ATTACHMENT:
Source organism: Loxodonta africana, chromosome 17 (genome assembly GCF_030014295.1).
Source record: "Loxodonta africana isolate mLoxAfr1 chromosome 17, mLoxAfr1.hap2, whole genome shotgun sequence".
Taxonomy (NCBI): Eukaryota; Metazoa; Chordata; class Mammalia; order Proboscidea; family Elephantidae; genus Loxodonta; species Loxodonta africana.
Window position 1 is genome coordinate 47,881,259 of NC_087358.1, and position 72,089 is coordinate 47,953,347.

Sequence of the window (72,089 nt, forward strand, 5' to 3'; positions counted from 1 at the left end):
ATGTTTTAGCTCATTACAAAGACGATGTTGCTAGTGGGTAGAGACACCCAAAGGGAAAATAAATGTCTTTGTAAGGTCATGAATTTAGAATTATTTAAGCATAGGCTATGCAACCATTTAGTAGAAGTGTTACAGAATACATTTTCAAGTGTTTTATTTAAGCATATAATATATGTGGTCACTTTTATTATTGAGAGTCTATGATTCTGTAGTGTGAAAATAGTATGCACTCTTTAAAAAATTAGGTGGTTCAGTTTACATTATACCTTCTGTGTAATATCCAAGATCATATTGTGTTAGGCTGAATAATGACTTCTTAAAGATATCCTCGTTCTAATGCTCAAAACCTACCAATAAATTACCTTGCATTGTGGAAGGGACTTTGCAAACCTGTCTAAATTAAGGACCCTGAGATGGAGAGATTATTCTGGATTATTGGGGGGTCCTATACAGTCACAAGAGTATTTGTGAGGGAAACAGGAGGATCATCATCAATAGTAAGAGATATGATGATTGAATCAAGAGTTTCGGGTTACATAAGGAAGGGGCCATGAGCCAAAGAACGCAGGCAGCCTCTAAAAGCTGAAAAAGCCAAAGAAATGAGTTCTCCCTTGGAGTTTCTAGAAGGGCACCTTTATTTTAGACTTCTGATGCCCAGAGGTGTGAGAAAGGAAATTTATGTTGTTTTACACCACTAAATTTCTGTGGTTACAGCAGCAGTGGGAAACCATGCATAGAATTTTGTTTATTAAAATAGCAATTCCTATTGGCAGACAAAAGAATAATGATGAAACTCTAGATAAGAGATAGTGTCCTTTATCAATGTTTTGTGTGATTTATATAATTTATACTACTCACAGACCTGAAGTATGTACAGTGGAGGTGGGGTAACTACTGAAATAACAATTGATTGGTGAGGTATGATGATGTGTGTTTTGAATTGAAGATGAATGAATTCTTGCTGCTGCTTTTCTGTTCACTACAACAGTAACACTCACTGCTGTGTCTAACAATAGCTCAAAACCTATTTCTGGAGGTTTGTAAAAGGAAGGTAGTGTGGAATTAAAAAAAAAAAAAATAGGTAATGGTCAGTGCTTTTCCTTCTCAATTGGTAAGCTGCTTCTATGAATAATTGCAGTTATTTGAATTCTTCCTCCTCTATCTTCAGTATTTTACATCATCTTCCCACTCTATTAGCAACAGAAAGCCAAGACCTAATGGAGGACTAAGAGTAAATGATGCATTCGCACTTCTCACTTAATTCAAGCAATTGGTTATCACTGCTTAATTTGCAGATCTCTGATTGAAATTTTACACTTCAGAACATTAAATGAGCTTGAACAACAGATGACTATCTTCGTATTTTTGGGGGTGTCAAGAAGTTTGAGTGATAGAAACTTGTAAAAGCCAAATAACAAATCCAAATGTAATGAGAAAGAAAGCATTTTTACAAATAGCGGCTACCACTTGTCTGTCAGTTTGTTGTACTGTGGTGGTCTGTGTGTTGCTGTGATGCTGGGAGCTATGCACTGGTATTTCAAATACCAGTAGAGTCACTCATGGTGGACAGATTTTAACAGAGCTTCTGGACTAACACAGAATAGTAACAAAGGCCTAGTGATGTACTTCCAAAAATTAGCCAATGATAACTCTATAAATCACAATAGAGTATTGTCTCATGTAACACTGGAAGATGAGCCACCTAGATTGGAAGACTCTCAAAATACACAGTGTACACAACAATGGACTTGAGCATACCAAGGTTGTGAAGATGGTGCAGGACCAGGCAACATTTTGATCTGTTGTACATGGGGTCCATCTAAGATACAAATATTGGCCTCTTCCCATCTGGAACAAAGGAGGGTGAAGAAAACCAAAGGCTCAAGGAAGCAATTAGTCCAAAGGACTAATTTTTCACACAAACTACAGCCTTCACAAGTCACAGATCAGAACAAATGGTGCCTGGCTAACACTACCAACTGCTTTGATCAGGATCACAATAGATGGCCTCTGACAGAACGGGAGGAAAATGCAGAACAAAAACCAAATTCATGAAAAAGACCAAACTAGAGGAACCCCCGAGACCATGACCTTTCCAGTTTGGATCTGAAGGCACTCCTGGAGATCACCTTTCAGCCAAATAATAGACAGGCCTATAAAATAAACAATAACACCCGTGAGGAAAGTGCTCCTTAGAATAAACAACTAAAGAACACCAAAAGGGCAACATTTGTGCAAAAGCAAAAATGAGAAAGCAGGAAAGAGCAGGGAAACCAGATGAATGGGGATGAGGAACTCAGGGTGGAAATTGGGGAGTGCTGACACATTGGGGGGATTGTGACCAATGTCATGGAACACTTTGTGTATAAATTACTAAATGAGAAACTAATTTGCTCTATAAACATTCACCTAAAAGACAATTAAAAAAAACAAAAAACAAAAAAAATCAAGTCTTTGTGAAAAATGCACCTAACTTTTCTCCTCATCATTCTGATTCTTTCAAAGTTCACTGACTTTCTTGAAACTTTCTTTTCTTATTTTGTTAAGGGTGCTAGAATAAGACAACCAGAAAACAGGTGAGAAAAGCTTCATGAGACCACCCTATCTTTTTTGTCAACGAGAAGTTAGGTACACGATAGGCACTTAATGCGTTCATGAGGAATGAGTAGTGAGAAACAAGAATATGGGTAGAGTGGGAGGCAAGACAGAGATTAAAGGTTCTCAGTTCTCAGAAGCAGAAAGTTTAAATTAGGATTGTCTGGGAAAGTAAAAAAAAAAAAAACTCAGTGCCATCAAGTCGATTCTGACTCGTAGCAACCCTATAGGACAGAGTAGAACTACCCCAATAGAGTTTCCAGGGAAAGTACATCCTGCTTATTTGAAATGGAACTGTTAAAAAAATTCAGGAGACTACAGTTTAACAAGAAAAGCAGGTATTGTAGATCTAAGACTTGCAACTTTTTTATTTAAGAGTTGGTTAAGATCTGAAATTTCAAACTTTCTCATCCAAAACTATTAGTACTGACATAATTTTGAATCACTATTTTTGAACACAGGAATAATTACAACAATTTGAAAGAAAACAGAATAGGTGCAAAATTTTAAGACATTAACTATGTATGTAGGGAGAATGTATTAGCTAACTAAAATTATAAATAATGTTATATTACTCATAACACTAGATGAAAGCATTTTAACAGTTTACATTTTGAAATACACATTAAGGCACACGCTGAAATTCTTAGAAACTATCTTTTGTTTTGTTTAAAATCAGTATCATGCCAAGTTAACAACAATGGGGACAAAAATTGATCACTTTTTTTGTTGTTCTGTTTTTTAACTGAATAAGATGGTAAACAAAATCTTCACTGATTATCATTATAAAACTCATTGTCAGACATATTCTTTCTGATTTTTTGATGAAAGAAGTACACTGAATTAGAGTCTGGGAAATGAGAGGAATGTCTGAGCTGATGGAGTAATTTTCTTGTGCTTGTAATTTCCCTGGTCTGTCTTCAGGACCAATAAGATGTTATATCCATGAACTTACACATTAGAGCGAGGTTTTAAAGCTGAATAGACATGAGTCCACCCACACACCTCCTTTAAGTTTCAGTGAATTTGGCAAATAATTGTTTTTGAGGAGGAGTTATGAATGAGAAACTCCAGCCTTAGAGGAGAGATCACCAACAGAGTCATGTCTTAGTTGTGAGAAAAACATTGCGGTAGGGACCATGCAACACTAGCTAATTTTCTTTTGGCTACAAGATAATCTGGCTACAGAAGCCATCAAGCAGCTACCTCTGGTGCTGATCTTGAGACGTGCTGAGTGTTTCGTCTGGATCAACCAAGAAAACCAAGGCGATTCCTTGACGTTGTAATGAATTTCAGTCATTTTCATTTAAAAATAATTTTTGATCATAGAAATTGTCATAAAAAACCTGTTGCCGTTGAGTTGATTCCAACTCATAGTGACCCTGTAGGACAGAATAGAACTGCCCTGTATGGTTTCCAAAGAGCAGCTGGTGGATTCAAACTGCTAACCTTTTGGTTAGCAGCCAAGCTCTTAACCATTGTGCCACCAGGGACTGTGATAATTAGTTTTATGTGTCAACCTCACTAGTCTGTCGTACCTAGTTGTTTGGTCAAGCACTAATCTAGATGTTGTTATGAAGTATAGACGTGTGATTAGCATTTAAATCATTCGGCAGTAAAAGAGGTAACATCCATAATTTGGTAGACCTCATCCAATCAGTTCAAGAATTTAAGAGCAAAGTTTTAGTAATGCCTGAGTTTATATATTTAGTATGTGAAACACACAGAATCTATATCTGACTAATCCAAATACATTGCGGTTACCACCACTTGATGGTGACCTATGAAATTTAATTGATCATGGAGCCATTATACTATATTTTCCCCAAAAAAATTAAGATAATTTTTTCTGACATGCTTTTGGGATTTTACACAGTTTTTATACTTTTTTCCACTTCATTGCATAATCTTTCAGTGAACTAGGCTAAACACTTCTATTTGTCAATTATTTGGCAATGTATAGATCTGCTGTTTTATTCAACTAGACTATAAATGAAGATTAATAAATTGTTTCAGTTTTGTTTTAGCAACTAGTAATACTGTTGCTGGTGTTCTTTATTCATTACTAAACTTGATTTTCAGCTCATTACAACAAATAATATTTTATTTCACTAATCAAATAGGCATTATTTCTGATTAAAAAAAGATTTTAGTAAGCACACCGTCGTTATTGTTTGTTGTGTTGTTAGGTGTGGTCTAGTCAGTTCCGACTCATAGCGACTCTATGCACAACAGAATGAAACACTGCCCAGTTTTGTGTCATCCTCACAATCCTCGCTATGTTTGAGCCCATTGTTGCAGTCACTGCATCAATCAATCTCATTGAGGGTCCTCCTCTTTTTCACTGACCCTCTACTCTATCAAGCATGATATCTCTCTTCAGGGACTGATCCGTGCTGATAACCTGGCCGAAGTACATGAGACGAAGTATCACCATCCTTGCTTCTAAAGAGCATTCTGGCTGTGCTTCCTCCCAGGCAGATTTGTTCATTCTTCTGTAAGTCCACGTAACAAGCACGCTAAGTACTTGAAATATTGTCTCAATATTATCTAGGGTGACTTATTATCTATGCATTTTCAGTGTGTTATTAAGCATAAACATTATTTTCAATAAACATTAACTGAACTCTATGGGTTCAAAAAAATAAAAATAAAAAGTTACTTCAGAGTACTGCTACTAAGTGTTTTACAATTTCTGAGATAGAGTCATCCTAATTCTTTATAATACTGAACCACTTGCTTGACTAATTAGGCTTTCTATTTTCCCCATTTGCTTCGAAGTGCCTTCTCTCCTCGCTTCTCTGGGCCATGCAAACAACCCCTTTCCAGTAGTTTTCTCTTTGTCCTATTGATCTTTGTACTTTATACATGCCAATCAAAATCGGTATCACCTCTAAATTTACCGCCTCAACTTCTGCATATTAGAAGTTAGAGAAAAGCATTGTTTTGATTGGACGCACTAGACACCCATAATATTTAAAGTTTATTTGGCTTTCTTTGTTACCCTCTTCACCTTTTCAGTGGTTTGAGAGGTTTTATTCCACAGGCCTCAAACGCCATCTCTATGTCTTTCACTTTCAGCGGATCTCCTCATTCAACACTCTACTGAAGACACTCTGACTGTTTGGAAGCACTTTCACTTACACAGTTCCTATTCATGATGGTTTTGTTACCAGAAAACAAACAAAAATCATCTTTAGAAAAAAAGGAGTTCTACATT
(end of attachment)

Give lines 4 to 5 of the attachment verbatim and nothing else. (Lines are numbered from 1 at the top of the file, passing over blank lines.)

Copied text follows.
Window position 1 is genome coordinate 47,881,259 of NC_087358.1, and position 72,089 is coordinate 47,953,347.

Sequence of the window (72,089 nt, forward strand, 5' to 3'; positions counted from 1 at the left end):